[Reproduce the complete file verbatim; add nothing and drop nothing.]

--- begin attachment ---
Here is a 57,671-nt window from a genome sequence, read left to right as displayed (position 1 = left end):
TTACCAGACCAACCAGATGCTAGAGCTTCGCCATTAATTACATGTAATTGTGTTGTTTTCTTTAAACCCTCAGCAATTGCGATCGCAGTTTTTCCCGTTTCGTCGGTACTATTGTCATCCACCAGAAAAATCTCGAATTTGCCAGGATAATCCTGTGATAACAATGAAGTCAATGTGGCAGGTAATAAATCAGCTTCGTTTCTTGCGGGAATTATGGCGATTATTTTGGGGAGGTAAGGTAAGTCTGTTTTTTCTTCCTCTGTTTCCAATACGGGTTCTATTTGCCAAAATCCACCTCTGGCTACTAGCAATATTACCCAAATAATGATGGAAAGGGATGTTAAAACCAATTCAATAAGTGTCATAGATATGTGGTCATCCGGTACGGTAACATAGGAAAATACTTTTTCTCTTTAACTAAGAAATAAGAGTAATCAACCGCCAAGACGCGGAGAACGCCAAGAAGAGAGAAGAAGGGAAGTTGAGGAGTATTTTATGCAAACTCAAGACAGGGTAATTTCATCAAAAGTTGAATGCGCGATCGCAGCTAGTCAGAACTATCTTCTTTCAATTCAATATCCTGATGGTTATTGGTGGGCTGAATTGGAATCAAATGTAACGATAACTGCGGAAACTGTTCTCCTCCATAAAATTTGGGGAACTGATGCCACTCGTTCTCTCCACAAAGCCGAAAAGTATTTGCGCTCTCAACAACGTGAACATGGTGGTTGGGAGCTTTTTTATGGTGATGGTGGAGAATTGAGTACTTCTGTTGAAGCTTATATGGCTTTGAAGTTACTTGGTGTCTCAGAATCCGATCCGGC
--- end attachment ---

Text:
Here is a 57,671-nt window from a genome sequence, read left to right as displayed (position 1 = left end):
TTACCAGACCAACCAGATGCTAGAGCTTCGCCATTAATTACATGTAATTGTGTTGTTTTCTTTAAACCCTCAGCAATTGCGATCGCAGTTTTTCCCGTTTCGTCGGTACTATTGTCATCCACCAGAAAAATCTCGAATTTGCCAGGATAATCCTGTGATAACAATGAAGTCAATGTGGCAGGTAATAAATCAGCTTCGTTTCTTGCGGGAATTATGGCGATTATTTTGGGGAGGTAAGGTAAGTCTGTTTTTTCTTCCTCTGTTTCCAATACGGGTTCTATTTGCCAAAATCCACCTCTGGCTACTAGCAATATTACCCAAATAATGATGGAAAGGGATGTTAAAACCAATTCAATAAGTGTCATAGATATGTGGTCATCCGGTACGGTAACATAGGAAAATACTTTTTCTCTTTAACTAAGAAATAAGAGTAATCAACCGCCAAGACGCGGAGAACGCCAAGAAGAGAGAAGAAGGGAAGTTGAGGAGTATTTTATGCAAACTCAAGACAGGGTAATTTCATCAAAAGTTGAATGCGCGATCGCAGCTAGTCAGAACTATCTTCTTTCAATTCAATATCCTGATGGTTATTGGTGGGCTGAATTGGAATCAAATGTAACGATAACTGCGGAAACTGTTCTCCTCCATAAAATTTGGGGAACTGATGCCACTCGTTCTCTCCACAAAGCCGAAAAGTATTTGCGCTCTCAACAACGTGAACATGGTGGTTGGGAGCTTTTTTATGGTGATGGTGGAGAATTGAGTACTTCTGTTGAAGCTTATATGGCTTTGAAGTTACTTGGTGTCTCAGAATCCGATCCGGC